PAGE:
Tag Archives: Photoshop

Photoshop Panels Expansion Pack Released

The Panel Effects Expansion Pack includes 25 new panel templates

I’m pleased to announce the immediate release of 25 additional panel templates for use with Adobe Photoshop. Use these unique designs to create even more panel/triptych effects with your favorite photos!

Download the Photoshop Panels Expansion Pack

$7.99 Add to Cart

These files are delivered as a ZIP archive and are intended for use with Adobe Photoshop or similar compositing software.

Get Jason’s base pack and complete tutorial/instructional video set here

View Cart

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That’s No Moon! How to Add the Death Star to your Photos

If you enjoyed my Death Star image post, here’s a quick tutorial on how I did it. All you need is Photoshop and some layer blending prowess. Should Ewoks disable the shield generator, however, you’re on your own to defend it. The same technique works with overlaying images of the moon on cityscapes.

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Finish Strong.

The “Secret Sauce” for Fine-Art Image Processing

Nik Collection plug-ins have been my "secret sauce" for creating images with impact after processing RAW files in Lightroom.
Nik Collection plug-ins are my “secret sauce” for creating images with impact after processing RAW files in Lightroom.

Photography, like any other medium, is a craft. In woodworking, you produce a finished product through a serial application of sandpaper, working from coarse to fine. The best finish is only obtained after using the finest-grit sandpapers, sometimes even between coats of lacquer. So it is, too with photography.

Your camera settings apply the foundation of the image, but they cannot refine the image in the same way your editing software can. Even seemingly small adjustments can be the difference between a snapshot and a gallery print. For years, my “secret sauce” has been to finish images with the “Big 3” Nik Collection plug-ins (Color Efex/HDR Efex/Silver Efex).

For a limited time, my collection of PDF guides to the Nik Collection by Google are available for only $9.99 each. Or, you can purchase the set of three guides for only $24.99. No coupon code necessary!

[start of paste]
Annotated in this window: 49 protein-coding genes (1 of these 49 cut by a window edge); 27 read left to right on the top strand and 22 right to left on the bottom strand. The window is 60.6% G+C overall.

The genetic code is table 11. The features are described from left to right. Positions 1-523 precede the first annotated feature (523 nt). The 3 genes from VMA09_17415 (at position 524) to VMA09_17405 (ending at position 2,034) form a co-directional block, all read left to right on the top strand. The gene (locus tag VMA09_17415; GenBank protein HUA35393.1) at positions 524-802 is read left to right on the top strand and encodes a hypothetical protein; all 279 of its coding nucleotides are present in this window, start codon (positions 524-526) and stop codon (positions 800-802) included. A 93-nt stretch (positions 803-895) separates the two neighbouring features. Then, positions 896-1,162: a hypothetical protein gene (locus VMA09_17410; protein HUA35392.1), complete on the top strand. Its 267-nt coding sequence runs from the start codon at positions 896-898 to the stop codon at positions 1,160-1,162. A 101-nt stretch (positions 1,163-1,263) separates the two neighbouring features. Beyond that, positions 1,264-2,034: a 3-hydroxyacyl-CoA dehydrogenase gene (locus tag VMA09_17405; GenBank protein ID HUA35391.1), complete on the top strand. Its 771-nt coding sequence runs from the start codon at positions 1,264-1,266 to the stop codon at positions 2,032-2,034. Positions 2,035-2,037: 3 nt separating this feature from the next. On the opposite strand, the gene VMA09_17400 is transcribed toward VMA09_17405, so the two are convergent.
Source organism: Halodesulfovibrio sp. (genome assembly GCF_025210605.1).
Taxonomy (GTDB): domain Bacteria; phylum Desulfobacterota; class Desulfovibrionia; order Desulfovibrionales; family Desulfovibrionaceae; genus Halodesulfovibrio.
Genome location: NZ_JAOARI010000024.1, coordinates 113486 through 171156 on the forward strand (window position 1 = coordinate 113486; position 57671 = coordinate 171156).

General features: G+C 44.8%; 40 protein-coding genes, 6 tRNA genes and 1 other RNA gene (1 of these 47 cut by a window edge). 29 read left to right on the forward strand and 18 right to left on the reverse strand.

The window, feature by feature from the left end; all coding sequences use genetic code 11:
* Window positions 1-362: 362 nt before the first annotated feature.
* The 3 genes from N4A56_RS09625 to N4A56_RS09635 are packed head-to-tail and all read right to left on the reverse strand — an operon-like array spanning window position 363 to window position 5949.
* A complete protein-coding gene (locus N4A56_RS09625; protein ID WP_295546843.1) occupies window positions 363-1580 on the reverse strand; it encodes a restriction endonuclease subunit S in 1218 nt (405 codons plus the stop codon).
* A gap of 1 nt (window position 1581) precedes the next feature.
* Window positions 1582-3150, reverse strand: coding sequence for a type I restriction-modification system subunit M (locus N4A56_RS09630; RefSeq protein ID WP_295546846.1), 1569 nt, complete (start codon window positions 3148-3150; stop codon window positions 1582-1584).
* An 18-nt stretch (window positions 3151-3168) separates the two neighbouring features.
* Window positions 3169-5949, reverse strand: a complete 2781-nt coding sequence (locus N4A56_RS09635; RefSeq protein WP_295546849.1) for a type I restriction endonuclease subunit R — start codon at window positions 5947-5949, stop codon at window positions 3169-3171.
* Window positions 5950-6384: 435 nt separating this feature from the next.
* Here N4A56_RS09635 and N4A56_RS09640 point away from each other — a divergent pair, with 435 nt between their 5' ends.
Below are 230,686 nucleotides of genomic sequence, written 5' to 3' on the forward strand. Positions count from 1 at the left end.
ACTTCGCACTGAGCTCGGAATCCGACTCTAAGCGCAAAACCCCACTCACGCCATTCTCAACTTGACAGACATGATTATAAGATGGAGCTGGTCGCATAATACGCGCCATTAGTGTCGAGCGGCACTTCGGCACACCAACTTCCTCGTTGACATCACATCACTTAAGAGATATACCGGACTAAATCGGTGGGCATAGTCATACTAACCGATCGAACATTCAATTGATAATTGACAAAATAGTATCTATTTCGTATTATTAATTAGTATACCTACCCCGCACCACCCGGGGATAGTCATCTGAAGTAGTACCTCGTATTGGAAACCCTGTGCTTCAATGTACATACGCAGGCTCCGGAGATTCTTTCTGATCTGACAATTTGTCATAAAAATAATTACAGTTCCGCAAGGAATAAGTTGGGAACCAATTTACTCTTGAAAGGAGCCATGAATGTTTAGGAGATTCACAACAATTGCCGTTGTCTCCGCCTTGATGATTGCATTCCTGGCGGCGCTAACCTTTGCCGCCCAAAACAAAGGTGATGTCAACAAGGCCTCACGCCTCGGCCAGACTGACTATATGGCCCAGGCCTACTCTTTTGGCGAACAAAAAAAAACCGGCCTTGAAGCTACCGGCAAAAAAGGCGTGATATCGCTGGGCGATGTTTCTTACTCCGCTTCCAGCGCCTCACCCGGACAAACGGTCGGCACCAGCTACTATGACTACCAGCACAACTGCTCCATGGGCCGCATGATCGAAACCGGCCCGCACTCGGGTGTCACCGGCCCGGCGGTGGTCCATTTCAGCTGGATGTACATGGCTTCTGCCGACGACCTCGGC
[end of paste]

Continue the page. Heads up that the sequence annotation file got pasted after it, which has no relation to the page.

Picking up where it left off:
Each PDF guide is user-printable and also includes a set of installable custom presets for the Nik Collection plug-ins.

Nik Collection PDF Bundle
Includes all three guides listed above

*Special Note: These products contain multiple files and are delivered as a ZIP archive.  To download the files to an iPad, you will need  a free ZIP utility, such as iZip for iOS. Android users should consider using WinZip. Otherwise, download and extract the files to a Mac or PC and then transfer them to your tablet device.

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Expanding Dynamic Range On Single RAW Files in Adobe Lightroom (with Video)

Chicago skyline at sunset, processed using Lightroom and Photoshop to expand dynamic range.
Chicago skyline at sunset, processed using Lightroom and Photoshop to expand dynamic range.

Dynamic range is a way of describing the range of brightness values your digital camera (or film) can faithfully record. Newer cameras, especially the ones from Nikon and Sony, have sensors that deliver as many as 14 stops of dynamic range. The trick, however, is how to extract that information when processing your shots.

If you use Adobe Lightroom, the Camera Profile (under the Camera Calibration Panel) will dictate the starting point for dynamic range. If you use the manufacturer’s RAW converter, then the as-shot settings (e.g., Nikon Picture Control) is applied by default. The in-camera settings set the contrast (tone curve) and color for how your images are processed. By using a low-contrast setting, you’ll be able to expand the dynamic range of your shot. Continue reading Expanding Dynamic Range On Single RAW Files in Adobe Lightroom (with Video)

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Lightroom CC Update: Dehaze Goes Local

Apply the Dehaze effect locally with brush and gradient tools in LR CC 2015.2 and ACR 9.2
Apply the Dehaze effect locally with brush and gradient tools in LR CC 2015.2 and ACR 9.2

Adobe rolled out updates to Photoshop CC and Lightroom CC early today. In addition to new camera/lens profiles, this update adds local Dehaze adjustments to the Develop Module (and ACR 9.2). You can now apply the Dehaze effects locally with brush and gradient tools.

I really like the Dehaze effect; it’s similar to clarity but the contrast adjustment isn’t quite as intense. You can also use it in the negative direction to create the appearance of fog/haze. It’s a tool that is particularly well-suited for enhancing night sky images of the Milky Way.

Adobe has also modified the Import dialog in LR, something I will investigate shortly. In the meantime, enjoy the new features. Note: the Dehaze feature is only available in Lightroom CC 2015 and will not appear in Lightroom 6.

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